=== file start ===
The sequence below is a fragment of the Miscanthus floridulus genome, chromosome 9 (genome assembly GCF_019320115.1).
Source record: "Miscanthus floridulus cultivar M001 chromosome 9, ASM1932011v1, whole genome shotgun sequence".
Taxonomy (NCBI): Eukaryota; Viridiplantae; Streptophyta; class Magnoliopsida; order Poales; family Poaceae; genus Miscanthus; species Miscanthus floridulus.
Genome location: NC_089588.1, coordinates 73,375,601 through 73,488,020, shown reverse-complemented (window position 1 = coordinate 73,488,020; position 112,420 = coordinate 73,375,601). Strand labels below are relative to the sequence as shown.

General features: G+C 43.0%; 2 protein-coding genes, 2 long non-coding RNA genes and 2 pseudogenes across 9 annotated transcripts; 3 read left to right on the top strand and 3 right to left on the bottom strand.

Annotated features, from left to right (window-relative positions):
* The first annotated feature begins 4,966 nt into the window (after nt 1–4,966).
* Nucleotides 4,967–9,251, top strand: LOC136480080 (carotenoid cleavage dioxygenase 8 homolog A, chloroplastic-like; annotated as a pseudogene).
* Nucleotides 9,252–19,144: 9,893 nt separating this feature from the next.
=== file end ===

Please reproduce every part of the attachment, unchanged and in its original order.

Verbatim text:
The sequence below is a fragment of the Miscanthus floridulus genome, chromosome 9 (genome assembly GCF_019320115.1).
Source record: "Miscanthus floridulus cultivar M001 chromosome 9, ASM1932011v1, whole genome shotgun sequence".
Taxonomy (NCBI): Eukaryota; Viridiplantae; Streptophyta; class Magnoliopsida; order Poales; family Poaceae; genus Miscanthus; species Miscanthus floridulus.
Genome location: NC_089588.1, coordinates 73,375,601 through 73,488,020, shown reverse-complemented (window position 1 = coordinate 73,488,020; position 112,420 = coordinate 73,375,601). Strand labels below are relative to the sequence as shown.

General features: G+C 43.0%; 2 protein-coding genes, 2 long non-coding RNA genes and 2 pseudogenes across 9 annotated transcripts; 3 read left to right on the top strand and 3 right to left on the bottom strand.

Annotated features, from left to right (window-relative positions):
* The first annotated feature begins 4,966 nt into the window (after nt 1–4,966).
* Nucleotides 4,967–9,251, top strand: LOC136480080 (carotenoid cleavage dioxygenase 8 homolog A, chloroplastic-like; annotated as a pseudogene).
* Nucleotides 9,252–19,144: 9,893 nt separating this feature from the next.